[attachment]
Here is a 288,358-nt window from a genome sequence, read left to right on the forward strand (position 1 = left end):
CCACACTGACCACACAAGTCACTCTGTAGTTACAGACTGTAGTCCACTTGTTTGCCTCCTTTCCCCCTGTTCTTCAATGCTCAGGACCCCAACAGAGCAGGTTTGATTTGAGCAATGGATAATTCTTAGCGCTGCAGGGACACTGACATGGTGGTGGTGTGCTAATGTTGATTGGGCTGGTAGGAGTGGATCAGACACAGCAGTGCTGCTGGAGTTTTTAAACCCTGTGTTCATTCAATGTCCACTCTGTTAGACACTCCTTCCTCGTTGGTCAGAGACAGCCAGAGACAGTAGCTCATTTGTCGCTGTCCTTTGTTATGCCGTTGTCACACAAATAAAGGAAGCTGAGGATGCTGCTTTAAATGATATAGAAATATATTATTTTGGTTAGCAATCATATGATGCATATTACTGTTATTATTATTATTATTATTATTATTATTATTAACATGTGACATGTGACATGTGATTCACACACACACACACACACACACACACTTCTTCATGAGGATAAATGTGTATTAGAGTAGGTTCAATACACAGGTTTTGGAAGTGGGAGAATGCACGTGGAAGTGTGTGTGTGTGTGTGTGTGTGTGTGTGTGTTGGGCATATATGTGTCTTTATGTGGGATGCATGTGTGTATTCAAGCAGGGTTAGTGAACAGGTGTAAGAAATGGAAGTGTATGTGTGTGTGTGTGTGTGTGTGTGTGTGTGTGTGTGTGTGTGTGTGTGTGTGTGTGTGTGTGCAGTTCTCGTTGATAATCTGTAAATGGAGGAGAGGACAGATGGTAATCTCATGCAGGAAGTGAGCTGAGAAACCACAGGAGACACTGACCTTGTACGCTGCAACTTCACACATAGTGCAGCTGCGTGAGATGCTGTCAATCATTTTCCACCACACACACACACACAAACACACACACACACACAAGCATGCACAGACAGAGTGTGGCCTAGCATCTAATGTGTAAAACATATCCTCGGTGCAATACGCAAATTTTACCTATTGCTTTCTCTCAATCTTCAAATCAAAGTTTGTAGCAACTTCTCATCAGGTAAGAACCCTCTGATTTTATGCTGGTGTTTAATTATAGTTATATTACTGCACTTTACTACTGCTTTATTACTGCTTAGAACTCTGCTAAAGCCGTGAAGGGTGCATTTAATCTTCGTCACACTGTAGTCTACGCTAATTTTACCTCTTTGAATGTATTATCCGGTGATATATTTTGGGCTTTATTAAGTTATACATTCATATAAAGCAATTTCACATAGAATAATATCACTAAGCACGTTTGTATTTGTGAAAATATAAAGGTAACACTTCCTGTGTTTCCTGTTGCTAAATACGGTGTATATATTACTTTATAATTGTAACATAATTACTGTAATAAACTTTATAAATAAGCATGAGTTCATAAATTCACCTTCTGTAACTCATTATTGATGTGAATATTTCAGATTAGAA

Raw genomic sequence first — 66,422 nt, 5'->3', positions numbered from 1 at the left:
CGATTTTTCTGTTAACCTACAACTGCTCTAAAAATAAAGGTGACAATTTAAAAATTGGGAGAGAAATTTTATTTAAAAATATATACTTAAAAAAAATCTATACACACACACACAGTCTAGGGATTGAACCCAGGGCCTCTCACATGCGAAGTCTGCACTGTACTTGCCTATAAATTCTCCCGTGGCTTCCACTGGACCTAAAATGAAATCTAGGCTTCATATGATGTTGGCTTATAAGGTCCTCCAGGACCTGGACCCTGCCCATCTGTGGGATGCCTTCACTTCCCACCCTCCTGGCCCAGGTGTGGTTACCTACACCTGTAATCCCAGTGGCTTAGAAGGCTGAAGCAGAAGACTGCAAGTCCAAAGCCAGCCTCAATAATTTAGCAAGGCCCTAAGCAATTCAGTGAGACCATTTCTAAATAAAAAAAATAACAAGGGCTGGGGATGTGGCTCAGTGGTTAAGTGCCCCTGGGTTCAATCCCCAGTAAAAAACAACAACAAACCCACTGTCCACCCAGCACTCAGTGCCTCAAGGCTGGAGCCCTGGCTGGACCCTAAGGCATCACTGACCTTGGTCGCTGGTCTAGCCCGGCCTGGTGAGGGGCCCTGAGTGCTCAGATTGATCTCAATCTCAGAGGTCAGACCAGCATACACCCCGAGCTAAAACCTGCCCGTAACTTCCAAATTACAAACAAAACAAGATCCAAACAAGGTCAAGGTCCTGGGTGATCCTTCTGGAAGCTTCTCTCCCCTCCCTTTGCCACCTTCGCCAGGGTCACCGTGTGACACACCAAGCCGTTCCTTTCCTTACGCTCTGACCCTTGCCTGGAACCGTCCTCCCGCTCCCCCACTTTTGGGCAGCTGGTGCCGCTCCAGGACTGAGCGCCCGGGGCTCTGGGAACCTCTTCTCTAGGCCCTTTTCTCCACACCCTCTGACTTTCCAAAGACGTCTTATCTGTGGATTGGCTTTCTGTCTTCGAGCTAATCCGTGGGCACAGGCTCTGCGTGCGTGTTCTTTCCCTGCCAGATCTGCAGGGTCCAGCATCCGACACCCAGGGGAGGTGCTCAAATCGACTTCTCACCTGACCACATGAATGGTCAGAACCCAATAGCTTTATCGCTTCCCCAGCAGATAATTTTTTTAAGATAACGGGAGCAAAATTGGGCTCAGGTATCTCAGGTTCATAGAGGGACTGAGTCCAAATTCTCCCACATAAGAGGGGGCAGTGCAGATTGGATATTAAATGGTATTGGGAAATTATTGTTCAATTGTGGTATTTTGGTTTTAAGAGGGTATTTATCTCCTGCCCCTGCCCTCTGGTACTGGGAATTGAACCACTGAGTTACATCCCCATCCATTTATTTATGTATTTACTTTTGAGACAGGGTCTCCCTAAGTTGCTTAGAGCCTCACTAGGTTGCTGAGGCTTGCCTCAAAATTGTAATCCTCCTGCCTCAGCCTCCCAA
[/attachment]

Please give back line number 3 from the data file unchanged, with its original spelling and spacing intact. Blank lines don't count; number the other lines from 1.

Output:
Raw genomic sequence first — 66,422 nt, 5'->3', positions numbered from 1 at the left: